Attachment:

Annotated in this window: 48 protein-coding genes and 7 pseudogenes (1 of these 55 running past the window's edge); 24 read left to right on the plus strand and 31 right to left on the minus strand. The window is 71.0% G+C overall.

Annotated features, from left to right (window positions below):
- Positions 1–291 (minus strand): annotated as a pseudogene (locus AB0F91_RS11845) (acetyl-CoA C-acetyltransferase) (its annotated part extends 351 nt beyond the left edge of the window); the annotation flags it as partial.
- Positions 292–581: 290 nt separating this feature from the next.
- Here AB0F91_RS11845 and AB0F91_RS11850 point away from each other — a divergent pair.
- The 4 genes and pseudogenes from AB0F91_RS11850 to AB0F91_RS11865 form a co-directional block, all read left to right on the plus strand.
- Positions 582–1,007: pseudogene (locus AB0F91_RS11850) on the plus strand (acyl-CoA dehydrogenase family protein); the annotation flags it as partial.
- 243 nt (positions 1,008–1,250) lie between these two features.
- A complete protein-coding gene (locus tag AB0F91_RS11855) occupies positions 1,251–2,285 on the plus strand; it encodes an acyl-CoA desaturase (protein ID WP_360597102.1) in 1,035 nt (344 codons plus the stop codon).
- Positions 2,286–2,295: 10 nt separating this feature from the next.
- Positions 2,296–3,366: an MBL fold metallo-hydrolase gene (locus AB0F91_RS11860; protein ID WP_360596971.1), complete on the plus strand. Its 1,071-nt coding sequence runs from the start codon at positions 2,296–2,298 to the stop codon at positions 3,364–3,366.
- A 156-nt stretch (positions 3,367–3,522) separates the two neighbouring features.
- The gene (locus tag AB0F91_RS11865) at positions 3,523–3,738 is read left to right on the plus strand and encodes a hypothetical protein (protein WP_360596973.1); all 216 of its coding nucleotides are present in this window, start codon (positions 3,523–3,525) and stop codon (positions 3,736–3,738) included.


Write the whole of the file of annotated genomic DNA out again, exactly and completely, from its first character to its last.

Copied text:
Annotated in this window: 48 protein-coding genes and 7 pseudogenes (1 of these 55 running past the window's edge); 24 read left to right on the plus strand and 31 right to left on the minus strand. The window is 71.0% G+C overall.

Annotated features, from left to right (window positions below):
- Positions 1–291 (minus strand): annotated as a pseudogene (locus AB0F91_RS11845) (acetyl-CoA C-acetyltransferase) (its annotated part extends 351 nt beyond the left edge of the window); the annotation flags it as partial.
- Positions 292–581: 290 nt separating this feature from the next.
- Here AB0F91_RS11845 and AB0F91_RS11850 point away from each other — a divergent pair.
- The 4 genes and pseudogenes from AB0F91_RS11850 to AB0F91_RS11865 form a co-directional block, all read left to right on the plus strand.
- Positions 582–1,007: pseudogene (locus AB0F91_RS11850) on the plus strand (acyl-CoA dehydrogenase family protein); the annotation flags it as partial.
- 243 nt (positions 1,008–1,250) lie between these two features.
- A complete protein-coding gene (locus tag AB0F91_RS11855) occupies positions 1,251–2,285 on the plus strand; it encodes an acyl-CoA desaturase (protein ID WP_360597102.1) in 1,035 nt (344 codons plus the stop codon).
- Positions 2,286–2,295: 10 nt separating this feature from the next.
- Positions 2,296–3,366: an MBL fold metallo-hydrolase gene (locus AB0F91_RS11860; protein ID WP_360596971.1), complete on the plus strand. Its 1,071-nt coding sequence runs from the start codon at positions 2,296–2,298 to the stop codon at positions 3,364–3,366.
- A 156-nt stretch (positions 3,367–3,522) separates the two neighbouring features.
- The gene (locus tag AB0F91_RS11865) at positions 3,523–3,738 is read left to right on the plus strand and encodes a hypothetical protein (protein WP_360596973.1); all 216 of its coding nucleotides are present in this window, start codon (positions 3,523–3,525) and stop codon (positions 3,736–3,738) included.